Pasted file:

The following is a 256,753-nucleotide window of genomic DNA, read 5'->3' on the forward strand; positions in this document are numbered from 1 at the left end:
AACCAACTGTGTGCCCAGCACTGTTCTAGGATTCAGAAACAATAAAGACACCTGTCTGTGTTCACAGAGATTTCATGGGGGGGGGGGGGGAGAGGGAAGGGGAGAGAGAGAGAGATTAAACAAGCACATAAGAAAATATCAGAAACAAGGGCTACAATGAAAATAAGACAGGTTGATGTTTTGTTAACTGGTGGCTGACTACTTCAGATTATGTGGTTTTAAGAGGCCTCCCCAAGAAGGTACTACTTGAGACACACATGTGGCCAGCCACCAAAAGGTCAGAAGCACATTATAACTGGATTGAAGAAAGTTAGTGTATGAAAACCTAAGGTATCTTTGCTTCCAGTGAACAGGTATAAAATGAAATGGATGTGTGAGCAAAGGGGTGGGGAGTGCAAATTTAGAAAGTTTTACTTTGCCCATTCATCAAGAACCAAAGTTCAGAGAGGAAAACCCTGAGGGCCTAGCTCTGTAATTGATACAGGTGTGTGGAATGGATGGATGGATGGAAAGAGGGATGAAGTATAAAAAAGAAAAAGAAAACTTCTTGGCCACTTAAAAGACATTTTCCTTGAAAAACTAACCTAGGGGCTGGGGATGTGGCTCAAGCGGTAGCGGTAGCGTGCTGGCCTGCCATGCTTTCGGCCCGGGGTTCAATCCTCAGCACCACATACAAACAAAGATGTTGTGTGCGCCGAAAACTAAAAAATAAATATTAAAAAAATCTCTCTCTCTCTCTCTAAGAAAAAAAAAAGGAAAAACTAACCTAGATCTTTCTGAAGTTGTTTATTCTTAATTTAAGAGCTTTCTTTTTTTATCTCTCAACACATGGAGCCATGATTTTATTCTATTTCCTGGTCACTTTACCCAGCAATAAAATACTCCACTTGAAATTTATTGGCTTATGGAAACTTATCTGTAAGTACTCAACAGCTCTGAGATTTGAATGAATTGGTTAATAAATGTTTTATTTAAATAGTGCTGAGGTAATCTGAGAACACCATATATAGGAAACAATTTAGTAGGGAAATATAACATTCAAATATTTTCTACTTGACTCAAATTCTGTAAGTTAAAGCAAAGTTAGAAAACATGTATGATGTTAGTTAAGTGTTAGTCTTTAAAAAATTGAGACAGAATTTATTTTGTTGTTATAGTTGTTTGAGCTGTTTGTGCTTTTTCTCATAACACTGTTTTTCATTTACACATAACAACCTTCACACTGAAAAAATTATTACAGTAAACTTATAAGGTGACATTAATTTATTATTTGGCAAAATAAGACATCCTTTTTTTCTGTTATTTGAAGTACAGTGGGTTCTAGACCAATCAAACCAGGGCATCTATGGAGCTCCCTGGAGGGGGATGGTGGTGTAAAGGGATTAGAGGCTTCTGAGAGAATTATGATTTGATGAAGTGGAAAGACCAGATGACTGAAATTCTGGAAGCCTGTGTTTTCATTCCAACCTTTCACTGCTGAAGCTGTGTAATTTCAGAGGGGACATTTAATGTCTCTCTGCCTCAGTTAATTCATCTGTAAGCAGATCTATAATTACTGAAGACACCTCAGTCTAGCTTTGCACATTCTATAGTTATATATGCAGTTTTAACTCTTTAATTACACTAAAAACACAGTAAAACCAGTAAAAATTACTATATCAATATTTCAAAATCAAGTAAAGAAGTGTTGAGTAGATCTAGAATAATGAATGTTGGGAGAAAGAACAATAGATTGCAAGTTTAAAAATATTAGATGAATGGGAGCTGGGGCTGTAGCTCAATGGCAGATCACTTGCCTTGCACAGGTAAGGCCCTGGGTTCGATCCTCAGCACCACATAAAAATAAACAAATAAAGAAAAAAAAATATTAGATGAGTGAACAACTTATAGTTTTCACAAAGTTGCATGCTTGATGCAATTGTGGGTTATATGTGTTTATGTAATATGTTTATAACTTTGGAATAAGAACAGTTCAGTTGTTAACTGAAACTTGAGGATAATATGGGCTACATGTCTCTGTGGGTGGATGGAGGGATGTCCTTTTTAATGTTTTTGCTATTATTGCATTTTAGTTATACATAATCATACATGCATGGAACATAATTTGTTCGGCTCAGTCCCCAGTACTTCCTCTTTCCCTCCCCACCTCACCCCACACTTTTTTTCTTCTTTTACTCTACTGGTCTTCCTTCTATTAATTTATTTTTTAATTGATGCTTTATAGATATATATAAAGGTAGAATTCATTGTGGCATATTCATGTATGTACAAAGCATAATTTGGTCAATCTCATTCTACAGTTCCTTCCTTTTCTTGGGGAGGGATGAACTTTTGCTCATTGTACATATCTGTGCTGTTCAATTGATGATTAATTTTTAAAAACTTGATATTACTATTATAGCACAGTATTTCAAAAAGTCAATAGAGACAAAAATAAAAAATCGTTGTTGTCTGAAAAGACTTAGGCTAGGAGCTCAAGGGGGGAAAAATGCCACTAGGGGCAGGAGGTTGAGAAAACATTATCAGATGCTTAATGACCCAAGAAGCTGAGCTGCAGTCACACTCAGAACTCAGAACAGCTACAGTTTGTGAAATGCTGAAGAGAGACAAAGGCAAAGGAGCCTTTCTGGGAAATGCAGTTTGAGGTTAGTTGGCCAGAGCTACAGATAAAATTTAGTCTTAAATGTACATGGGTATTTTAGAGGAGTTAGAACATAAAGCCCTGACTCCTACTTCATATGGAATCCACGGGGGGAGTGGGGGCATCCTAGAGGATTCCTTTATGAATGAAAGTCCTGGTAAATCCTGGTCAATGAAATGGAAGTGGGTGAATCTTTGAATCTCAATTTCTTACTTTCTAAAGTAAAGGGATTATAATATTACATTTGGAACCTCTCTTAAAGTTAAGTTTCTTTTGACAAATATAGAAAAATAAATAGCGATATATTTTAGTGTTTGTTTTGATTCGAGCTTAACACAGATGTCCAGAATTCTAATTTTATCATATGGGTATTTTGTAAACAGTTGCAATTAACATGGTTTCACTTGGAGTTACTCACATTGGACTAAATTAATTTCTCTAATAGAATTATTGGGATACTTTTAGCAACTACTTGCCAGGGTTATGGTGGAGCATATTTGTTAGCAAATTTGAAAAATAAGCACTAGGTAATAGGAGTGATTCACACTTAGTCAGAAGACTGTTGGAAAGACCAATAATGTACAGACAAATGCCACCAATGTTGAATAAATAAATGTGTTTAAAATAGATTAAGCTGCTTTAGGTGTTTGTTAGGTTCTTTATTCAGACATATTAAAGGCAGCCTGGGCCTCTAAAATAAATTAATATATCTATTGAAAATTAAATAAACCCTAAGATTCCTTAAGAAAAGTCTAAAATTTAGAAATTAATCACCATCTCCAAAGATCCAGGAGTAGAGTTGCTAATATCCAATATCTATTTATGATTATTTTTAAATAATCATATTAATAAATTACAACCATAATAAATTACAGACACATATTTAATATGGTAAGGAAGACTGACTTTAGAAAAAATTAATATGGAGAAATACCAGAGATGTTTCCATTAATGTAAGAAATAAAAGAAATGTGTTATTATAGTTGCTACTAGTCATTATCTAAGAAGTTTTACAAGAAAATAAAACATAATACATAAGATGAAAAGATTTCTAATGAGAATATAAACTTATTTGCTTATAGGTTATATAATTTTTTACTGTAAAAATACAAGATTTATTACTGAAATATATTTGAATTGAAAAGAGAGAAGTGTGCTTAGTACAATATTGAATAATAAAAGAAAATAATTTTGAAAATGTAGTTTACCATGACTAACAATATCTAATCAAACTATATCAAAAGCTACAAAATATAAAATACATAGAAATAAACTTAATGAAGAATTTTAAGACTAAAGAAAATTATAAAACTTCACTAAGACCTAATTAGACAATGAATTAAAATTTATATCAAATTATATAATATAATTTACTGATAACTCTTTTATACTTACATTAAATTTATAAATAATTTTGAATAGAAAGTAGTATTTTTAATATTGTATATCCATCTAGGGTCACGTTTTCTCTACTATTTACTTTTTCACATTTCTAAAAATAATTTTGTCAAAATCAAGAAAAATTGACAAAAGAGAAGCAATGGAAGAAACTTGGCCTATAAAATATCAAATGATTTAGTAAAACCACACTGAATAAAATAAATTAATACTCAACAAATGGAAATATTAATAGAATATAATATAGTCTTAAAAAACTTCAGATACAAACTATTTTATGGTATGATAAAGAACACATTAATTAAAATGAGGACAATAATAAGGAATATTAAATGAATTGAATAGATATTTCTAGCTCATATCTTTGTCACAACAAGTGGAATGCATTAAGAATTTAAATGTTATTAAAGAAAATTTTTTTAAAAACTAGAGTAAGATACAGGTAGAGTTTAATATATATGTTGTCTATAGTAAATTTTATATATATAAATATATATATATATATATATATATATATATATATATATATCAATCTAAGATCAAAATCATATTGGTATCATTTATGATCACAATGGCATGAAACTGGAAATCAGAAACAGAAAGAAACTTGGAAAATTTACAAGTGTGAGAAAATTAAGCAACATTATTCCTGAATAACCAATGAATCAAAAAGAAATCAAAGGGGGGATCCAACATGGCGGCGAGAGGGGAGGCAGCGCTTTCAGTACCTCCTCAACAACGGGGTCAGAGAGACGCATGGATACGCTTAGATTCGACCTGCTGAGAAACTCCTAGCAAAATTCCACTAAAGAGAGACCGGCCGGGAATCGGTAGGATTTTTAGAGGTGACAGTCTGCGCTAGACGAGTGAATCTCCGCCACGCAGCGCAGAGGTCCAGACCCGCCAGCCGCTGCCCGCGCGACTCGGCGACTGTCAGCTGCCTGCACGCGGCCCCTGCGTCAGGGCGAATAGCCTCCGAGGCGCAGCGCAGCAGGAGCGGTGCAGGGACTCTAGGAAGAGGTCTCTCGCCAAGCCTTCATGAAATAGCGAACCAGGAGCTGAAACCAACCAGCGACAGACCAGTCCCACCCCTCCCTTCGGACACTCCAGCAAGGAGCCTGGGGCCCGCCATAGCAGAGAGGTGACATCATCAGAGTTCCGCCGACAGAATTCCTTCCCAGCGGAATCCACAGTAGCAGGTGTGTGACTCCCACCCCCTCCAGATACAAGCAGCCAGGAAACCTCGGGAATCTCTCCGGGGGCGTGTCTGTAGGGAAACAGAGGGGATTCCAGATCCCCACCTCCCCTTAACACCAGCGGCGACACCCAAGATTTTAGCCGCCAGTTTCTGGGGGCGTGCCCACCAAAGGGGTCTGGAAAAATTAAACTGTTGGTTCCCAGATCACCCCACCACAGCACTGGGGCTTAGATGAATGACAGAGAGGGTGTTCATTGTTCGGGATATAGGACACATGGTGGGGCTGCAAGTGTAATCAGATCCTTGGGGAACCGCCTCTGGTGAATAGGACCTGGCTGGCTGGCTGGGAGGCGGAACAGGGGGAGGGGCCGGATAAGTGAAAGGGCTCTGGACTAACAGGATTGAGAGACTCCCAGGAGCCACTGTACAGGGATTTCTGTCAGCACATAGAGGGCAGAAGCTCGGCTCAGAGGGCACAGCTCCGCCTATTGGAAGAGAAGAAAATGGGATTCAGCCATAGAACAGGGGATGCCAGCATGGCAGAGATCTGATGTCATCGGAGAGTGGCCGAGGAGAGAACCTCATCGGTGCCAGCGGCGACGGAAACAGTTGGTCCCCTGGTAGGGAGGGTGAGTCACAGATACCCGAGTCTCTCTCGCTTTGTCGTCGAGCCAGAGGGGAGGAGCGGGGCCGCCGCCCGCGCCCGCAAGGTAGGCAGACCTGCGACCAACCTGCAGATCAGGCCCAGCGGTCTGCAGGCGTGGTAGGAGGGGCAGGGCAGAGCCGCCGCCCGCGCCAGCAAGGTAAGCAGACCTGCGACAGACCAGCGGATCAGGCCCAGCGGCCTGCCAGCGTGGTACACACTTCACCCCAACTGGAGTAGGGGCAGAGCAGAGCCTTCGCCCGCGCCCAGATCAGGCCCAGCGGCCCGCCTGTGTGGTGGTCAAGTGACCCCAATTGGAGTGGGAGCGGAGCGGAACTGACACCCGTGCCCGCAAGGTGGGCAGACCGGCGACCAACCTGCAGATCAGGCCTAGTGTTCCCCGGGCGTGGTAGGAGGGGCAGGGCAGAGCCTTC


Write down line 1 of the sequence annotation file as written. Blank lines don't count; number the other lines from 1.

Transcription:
The following is a 256,753-nucleotide window of genomic DNA, read 5'->3' on the forward strand; positions in this document are numbered from 1 at the left end: